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I try to use the new .net 4.5 HttpClient from System.net.http.

I set-up my client like this

CookieContainer cookieJar = new CookieContainer();
         HttpClientHandler handler = new HttpClientHandler
             CookieContainer = cookieJar,
             AllowAutoRedirect = true
         handler.UseCookies = true;
         handler.UseDefaultCredentials = false;

         HttpClient client = new HttpClient(handler as HttpMessageHandler);

then I do a client.GetAsync(url)

now I am inspecting the response and try to get the cookie / session values for a following post.

I try to test a login scenario of an existing page via code...

How do I get the cookie information in a response? Or do I walk on a wrong path here? Any explanation would be fantastic...

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3 Answers 3

The cookie exists in the form of a header that is the instruction to create the cookie on the client. Those headers have the form of "Set-Cookie" as the actual header, with the value of "CookieTitle={form encoded value}". Getting that cookie looks like this:

var cookieTitle = "MyCookieTitle";

var response = ... // get response object
var cookie = response.Headers.GetValues("Set-Cookie").First(x => x.StartsWith(cookieTitle));

That gets you the raw string of the header, which will look like this:

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You can check the 'Set-Cookie' header of the HTTP response.

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How do I access the property? response.Headers is of type HttpResponseHeaders but does not contain a method or property Set-Cookie' could you please get more in details... –  silverfighter Nov 8 '12 at 9:36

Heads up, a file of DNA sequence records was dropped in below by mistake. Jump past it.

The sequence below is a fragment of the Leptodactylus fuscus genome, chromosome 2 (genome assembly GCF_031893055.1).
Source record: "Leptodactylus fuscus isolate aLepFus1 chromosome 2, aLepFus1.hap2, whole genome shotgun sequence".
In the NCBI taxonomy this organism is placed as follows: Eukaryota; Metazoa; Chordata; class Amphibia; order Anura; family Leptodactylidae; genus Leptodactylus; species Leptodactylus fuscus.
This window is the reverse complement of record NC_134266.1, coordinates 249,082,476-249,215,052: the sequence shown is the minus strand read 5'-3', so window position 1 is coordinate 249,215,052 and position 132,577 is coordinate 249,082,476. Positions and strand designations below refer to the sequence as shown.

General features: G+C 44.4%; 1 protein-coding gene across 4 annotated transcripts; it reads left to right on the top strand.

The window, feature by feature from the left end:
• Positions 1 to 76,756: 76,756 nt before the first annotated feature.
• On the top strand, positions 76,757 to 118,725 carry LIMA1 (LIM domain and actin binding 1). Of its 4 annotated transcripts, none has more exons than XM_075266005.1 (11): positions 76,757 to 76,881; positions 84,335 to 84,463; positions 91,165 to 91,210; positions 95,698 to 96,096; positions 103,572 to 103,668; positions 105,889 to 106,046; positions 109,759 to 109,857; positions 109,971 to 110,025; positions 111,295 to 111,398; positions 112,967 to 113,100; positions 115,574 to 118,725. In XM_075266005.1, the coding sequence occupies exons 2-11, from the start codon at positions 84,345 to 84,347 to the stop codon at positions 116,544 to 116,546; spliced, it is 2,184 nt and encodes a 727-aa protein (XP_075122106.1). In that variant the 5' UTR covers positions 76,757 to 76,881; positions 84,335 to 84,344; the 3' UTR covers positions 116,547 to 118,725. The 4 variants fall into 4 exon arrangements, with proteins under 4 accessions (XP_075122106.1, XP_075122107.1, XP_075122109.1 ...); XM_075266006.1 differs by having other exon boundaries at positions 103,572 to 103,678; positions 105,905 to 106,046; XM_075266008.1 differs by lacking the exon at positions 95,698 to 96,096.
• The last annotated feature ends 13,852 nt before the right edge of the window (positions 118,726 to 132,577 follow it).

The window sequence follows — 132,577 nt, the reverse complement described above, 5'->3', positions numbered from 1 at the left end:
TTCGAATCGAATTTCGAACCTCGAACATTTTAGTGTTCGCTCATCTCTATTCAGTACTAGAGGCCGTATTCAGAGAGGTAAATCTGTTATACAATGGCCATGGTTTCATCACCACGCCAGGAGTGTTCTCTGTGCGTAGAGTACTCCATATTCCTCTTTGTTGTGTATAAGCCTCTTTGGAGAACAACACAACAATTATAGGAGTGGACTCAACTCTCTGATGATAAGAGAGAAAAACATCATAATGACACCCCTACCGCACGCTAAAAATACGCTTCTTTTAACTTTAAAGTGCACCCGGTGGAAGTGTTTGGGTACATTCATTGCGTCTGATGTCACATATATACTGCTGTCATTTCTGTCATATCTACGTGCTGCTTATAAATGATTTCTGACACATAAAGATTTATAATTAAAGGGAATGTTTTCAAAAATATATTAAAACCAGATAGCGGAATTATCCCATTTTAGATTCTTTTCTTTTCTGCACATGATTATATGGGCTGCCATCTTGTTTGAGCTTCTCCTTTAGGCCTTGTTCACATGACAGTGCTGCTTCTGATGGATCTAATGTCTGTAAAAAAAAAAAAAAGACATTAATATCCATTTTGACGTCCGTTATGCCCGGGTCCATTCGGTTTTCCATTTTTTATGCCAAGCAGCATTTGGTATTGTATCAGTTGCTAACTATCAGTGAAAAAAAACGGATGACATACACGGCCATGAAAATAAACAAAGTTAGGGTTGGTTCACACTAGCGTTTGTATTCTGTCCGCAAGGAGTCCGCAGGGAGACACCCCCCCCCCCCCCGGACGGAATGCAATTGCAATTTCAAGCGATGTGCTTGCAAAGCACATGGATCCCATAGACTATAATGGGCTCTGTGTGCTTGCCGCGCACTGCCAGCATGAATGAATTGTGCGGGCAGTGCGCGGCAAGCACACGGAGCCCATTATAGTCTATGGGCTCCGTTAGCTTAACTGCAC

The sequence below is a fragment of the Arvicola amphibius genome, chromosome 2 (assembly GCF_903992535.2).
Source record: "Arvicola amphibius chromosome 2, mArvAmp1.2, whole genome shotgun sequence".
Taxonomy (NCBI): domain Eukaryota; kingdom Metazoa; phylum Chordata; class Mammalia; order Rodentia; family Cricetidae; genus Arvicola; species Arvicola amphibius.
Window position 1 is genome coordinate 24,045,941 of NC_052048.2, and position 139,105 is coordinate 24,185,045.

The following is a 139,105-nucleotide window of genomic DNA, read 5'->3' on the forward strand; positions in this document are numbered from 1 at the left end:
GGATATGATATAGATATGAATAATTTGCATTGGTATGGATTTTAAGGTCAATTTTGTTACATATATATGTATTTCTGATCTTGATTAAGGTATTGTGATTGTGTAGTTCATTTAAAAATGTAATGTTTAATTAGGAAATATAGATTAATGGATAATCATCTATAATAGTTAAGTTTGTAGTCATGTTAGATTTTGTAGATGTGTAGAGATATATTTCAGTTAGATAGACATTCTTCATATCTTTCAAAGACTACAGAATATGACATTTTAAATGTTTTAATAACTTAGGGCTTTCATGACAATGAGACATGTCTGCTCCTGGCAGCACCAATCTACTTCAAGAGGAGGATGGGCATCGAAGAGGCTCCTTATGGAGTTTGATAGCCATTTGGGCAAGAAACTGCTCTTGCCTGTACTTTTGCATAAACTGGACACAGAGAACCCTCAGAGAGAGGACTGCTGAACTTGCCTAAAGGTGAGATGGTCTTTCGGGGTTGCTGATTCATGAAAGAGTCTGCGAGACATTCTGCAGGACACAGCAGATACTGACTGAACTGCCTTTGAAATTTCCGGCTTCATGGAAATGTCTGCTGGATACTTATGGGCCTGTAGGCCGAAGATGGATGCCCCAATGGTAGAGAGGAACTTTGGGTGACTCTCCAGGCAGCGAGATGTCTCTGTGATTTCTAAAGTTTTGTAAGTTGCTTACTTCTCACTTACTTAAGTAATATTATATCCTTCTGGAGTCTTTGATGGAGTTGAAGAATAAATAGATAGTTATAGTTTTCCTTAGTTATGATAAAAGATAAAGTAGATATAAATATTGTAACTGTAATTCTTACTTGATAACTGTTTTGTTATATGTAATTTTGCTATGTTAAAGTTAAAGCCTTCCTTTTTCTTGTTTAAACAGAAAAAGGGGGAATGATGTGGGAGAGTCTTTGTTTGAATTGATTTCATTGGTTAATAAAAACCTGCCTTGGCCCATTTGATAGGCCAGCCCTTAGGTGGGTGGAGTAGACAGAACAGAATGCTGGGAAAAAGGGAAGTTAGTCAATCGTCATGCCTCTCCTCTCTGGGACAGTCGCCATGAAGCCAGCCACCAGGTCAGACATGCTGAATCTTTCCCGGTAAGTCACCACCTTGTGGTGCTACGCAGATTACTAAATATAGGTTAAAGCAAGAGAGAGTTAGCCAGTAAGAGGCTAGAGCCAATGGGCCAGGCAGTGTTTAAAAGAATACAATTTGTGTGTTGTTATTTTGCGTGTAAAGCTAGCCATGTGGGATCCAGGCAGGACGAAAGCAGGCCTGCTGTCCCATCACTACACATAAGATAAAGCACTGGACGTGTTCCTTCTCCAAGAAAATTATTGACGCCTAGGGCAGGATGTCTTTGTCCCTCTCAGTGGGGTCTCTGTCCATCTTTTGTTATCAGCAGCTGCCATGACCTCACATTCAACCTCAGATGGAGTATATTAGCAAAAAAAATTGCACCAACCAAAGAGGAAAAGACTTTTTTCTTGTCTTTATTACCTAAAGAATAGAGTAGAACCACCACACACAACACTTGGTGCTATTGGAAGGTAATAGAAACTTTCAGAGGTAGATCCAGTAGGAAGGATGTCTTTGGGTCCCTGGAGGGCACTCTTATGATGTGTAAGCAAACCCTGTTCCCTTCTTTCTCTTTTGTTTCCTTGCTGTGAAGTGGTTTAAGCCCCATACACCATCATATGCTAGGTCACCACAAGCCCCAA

The response type is HttpResponseHeaders. Apart from some standard properties, you can try accessing the key-value pairs via TryGetValues() method. See en.wikipedia.org/wiki/HTTP_cookie –  Kiran M N Nov 8 '12 at 13:27

You don't need to get the cookies and re-specify them for your next POST. The HttpClient will take care of doing that for you.

As long as the URL that you are POSTing to is within the path that was defined by the cookie then the cookie will automatically be resent with the request.

For example, if you create your cookie like this,

 public class CookieController : ApiController
        public HttpResponseMessage Get() {
            var httpResponseMessage = new HttpResponseMessage();
            var cookieHeaderValues = new List<CookieHeaderValue>();
            cookieHeaderValues.Add(new CookieHeaderValue("foo","bar") 
                                         {Domain = "myhost",Path = "/"});
            return  httpResponseMessage;

Any request to any URL below http://myhost/ will automatically be sent this cookie.

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